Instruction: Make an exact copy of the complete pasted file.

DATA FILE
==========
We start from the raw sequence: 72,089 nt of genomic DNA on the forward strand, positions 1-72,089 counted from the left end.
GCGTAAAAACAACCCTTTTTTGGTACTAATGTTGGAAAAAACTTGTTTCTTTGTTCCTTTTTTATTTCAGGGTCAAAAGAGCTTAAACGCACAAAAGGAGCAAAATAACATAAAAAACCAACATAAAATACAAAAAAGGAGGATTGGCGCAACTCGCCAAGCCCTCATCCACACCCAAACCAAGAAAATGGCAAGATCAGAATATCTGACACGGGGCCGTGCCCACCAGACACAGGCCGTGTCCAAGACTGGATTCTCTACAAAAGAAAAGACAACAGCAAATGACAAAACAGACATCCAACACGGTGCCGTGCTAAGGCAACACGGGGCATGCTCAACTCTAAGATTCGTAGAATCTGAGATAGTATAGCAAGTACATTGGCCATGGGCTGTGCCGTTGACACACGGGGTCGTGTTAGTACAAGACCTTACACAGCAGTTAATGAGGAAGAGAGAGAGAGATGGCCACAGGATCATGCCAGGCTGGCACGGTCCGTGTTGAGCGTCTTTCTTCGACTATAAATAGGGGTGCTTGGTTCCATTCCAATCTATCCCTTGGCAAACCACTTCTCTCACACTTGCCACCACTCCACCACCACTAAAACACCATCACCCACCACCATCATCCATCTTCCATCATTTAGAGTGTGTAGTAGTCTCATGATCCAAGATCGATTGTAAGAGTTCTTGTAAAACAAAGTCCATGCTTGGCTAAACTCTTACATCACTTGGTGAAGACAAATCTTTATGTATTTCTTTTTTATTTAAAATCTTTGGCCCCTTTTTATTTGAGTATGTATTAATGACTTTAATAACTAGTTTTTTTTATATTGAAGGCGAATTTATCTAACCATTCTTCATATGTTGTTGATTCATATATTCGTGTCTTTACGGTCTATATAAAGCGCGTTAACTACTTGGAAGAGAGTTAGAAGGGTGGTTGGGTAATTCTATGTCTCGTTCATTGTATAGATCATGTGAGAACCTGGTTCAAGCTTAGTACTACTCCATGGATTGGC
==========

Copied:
We start from the raw sequence: 72,089 nt of genomic DNA on the forward strand, positions 1-72,089 counted from the left end.
GCGTAAAAACAACCCTTTTTTGGTACTAATGTTGGAAAAAACTTGTTTCTTTGTTCCTTTTTTATTTCAGGGTCAAAAGAGCTTAAACGCACAAAAGGAGCAAAATAACATAAAAAACCAACATAAAATACAAAAAAGGAGGATTGGCGCAACTCGCCAAGCCCTCATCCACACCCAAACCAAGAAAATGGCAAGATCAGAATATCTGACACGGGGCCGTGCCCACCAGACACAGGCCGTGTCCAAGACTGGATTCTCTACAAAAGAAAAGACAACAGCAAATGACAAAACAGACATCCAACACGGTGCCGTGCTAAGGCAACACGGGGCATGCTCAACTCTAAGATTCGTAGAATCTGAGATAGTATAGCAAGTACATTGGCCATGGGCTGTGCCGTTGACACACGGGGTCGTGTTAGTACAAGACCTTACACAGCAGTTAATGAGGAAGAGAGAGAGAGATGGCCACAGGATCATGCCAGGCTGGCACGGTCCGTGTTGAGCGTCTTTCTTCGACTATAAATAGGGGTGCTTGGTTCCATTCCAATCTATCCCTTGGCAAACCACTTCTCTCACACTTGCCACCACTCCACCACCACTAAAACACCATCACCCACCACCATCATCCATCTTCCATCATTTAGAGTGTGTAGTAGTCTCATGATCCAAGATCGATTGTAAGAGTTCTTGTAAAACAAAGTCCATGCTTGGCTAAACTCTTACATCACTTGGTGAAGACAAATCTTTATGTATTTCTTTTTTATTTAAAATCTTTGGCCCCTTTTTATTTGAGTATGTATTAATGACTTTAATAACTAGTTTTTTTTATATTGAAGGCGAATTTATCTAACCATTCTTCATATGTTGTTGATTCATATATTCGTGTCTTTACGGTCTATATAAAGCGCGTTAACTACTTGGAAGAGAGTTAGAAGGGTGGTTGGGTAATTCTATGTCTCGTTCATTGTATAGATCATGTGAGAACCTGGTTCAAGCTTAGTACTACTCCATGGATTGGC